The main challenge was finding a perfect band who would see the potential of the idea, distance, working across different countries and time zones and of blending two different styles of music and yet making it sound seamless. We went through a lot of preparation. I was constantly in touch with the team. I had to translate the song to them. When they were recording the backing vocals, the lead vocalist was the one I was in touch with. She learnt the Hindi diction. She was the one who trained all of them. After recording every clip, they would send it to me on WhatsApp as it was in Hindi. All of us had to work really hard as we were blending two different styles of music together. On the vocal front, for me the greatest challenge was understanding the Cuban musicality and recording myself alone.

How was the experience of working with lyricist Manoj Yadav on this song? You had earlier worked with him on your single ‘Nirmohiya’.

Manoj is someone who can come up with a unique line of thought every time. He refrains from using cliches in a song. He does not write anything until he absolutely feels it. This was not an easy melody for a lyricist. The pace of the song keeps changing and it takes several predictable turns. He did a fabulous job as a lyricist.

You used to hum a lot of songs as a child. When you were in fourth standard, you started training with Mrs. Vidya Zail. You were also a part of Kalyanji Virji Shah’s troupe. You continued your education with Dr. Jyoti Kale and currently Anuradha Kuber. How important, do you think, is training for a singer or a musician?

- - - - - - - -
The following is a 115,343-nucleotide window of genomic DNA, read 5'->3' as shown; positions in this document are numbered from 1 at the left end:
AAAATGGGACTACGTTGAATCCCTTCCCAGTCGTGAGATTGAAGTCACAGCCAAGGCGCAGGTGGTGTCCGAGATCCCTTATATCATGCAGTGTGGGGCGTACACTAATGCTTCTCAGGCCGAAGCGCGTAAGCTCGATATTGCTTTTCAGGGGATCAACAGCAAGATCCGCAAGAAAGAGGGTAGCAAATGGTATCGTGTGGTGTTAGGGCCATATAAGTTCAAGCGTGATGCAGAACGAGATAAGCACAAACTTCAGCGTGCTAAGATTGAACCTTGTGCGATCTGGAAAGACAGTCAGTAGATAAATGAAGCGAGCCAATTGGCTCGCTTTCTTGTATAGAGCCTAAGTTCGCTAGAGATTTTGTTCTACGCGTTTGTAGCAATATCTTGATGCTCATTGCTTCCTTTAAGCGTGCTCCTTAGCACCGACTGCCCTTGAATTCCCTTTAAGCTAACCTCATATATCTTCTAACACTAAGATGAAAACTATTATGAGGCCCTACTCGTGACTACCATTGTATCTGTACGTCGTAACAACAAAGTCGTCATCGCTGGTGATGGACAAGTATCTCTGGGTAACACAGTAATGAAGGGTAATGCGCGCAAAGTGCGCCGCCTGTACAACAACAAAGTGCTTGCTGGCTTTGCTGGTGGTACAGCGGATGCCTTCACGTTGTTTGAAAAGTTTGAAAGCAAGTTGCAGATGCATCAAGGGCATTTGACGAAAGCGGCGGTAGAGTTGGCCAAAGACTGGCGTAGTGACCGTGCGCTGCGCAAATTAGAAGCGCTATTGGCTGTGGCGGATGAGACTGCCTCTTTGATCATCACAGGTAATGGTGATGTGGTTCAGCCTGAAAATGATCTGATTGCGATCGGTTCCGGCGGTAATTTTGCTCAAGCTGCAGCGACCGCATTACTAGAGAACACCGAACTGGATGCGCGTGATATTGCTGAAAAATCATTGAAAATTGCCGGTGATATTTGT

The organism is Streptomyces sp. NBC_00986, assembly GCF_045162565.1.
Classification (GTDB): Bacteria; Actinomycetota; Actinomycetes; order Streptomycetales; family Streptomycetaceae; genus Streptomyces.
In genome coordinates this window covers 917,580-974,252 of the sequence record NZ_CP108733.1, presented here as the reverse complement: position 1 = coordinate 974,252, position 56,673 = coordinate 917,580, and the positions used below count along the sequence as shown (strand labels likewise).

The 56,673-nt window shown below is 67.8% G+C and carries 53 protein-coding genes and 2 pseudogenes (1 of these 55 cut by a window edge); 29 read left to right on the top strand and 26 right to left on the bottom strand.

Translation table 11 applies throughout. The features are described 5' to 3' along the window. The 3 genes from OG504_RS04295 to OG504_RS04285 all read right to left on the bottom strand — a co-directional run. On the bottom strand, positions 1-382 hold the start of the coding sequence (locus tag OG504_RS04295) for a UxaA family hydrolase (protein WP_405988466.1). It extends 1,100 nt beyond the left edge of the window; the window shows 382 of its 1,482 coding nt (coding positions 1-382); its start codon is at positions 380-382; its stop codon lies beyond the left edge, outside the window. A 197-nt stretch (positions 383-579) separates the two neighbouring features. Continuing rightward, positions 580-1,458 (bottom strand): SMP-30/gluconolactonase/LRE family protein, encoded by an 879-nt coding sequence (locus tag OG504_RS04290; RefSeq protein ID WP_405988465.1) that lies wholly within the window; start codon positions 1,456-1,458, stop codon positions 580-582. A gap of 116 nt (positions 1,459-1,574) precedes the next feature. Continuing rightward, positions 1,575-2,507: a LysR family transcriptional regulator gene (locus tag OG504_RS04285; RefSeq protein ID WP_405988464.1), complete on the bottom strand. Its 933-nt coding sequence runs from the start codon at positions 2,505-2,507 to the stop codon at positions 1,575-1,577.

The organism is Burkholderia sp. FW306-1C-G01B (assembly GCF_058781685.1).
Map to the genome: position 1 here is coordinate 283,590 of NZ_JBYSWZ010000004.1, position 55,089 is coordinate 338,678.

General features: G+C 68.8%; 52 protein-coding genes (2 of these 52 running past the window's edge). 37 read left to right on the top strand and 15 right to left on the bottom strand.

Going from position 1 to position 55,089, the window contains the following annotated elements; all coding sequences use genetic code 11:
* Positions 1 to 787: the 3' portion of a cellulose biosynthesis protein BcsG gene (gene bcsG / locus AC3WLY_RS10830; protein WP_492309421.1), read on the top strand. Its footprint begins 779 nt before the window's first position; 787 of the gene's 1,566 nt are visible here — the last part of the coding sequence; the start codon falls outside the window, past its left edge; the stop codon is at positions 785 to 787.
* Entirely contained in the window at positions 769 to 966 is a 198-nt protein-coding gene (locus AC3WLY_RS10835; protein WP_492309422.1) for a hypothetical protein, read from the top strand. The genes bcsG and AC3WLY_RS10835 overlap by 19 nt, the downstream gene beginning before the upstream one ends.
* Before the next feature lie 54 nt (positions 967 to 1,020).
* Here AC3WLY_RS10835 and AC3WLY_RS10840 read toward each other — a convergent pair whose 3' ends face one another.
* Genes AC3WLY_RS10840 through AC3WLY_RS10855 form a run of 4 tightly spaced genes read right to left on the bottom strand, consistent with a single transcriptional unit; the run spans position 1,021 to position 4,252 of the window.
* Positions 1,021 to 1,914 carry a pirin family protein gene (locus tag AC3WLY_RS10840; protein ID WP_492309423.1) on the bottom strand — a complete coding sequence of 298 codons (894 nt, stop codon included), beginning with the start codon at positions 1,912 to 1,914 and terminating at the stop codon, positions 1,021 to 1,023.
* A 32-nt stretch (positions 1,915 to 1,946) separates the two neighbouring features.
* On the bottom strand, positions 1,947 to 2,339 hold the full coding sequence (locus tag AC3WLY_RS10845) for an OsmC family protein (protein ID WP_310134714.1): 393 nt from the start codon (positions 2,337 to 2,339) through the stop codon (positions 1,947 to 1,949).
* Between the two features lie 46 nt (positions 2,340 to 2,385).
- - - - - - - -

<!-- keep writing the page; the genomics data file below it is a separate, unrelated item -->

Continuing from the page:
There are several reasons why training is very important for a musician. It is important for any musician in the form of music he/she is really interested in. What happens in India is that anybody who is seen having some inclination towards music, they are sent to learn classical music. What I feel is that you should learn some or the other form of music to keep the student in you alive. More than the form of training, educating and updating you and keeping the student inside you is very important. That is when you get the motivation to practice. Indian classical trains in you a way you can carry a lot of songs effortlessly. Training in a form you are passionate about is very important.

You have trained in Salsa dance form. You have learnt many languages too, including Spanish and German. Do you think it is important for an artiste to keep his/her curiosity alive and keep learning different things?

 Yes, it is important to keep exploring new things. The reason I got passionate about Latin music as I got interested in it as a listener. Just after finishing college, I was looking at a fallback option in my career. I always had a flair for languages and loved to learn them. Spanish was rare at that time. Most people learnt French and German as that was what offered in schools. Spanish was not offered in any curriculum. After studying in Academia de Español, I was working with a Spanish government company called Navantia. I also taught in an international school in Pune as a Spanish teacher. After my daughter was not born, it was simply not possible to carry everything.